One thing is certain about my trips to Russia - the time schedule is always off.
But I can't complain; the weeklong visit provided many benefits.
As I told you two weeks ago the primary purpose of my trip was to evaluate natural gas projects in northern Russia. It's becoming increasingly necessary to estimate global-wide gas prospects in order to determine effective price levels.
That's because the age of "spot" market prices in the gas sector is rapidly approaching.
And it's about to change the way the markets operate for everyone involved.
On the SpotSpot markets allow for a very short-term exchange of volume (usually 72 hours) and serve to undergird longer-term contract pricing.
The spot markets tend to offset longer contract terms by providing volume at what is usually a discount to the contracts, which are more properly futures contracts on natural gas.
However, natural gas has not had featured spot sales except in those areas that serve as major centers for pipeline interchange. Those areas then become provisional benchmarks for wider markets.
This is different than crude oil, which can be moved by tankers to virtually anywhere there is a decent port, allowing the establishment of local spot markets. Gas, on the other hand, has been limited by how far pipelines extend.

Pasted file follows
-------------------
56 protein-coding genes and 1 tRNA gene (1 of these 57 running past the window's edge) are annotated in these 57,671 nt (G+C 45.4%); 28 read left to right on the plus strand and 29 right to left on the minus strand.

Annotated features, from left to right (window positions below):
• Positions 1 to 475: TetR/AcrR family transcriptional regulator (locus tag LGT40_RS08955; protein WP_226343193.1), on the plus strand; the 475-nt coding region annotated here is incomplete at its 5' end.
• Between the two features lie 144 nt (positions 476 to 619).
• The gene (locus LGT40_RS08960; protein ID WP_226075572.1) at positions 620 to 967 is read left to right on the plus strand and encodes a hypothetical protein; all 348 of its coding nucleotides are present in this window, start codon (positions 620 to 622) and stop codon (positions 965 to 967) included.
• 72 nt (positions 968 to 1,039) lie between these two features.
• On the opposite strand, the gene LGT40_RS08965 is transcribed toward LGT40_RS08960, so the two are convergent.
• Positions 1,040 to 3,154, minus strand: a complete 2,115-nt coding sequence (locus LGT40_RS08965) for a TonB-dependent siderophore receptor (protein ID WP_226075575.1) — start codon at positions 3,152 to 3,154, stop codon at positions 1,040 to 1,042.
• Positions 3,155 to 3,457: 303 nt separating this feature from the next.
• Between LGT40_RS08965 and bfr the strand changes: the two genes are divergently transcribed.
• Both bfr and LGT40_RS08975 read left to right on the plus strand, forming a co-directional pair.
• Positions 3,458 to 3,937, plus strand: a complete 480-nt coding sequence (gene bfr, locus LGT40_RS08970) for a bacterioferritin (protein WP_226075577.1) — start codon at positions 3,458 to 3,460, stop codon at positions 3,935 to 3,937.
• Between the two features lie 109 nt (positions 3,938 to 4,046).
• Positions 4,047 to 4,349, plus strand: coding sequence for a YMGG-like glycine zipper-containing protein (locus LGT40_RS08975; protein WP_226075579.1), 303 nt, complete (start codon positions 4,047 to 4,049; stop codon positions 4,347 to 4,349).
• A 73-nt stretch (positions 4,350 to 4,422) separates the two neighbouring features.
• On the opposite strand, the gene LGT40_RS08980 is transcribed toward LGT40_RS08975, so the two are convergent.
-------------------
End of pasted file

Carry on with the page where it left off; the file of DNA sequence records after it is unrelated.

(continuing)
But the acceleration of liquefied natural gas (LNG) trade - in which gas is cooled to a liquid state, transported by tanker, and then "regasified" on the other end - has altered the picture.
Indeed, with more than 90 new terminals set to open, under construction, or in the final stages of approval worldwide, LNG is one of the most decisive changes to hit the energy sector in decades.
LNG imports are essential to meet energy needs in parts of the world where there's little domestic supply. Exporting LNG also provides a new outlet in those regions where new unconventional gas volume strains local demand and threatens adequate price levels for producers.
This latter consideration affects all major shale gas production basins in North America, from the Horn River and Montney in Western Canada to the Marcellus, Barnett, and Fayetteville in the United States.
And, as I have noted on several occasions, the rise of LNG trade can serve as a major excess production drain off for the United States.
What LNG does not do, however, is address a growing global concern.
See, it is one thing to provide an end market for additional production. It is quite another to integrate the production assets into the equation.
Let me explain.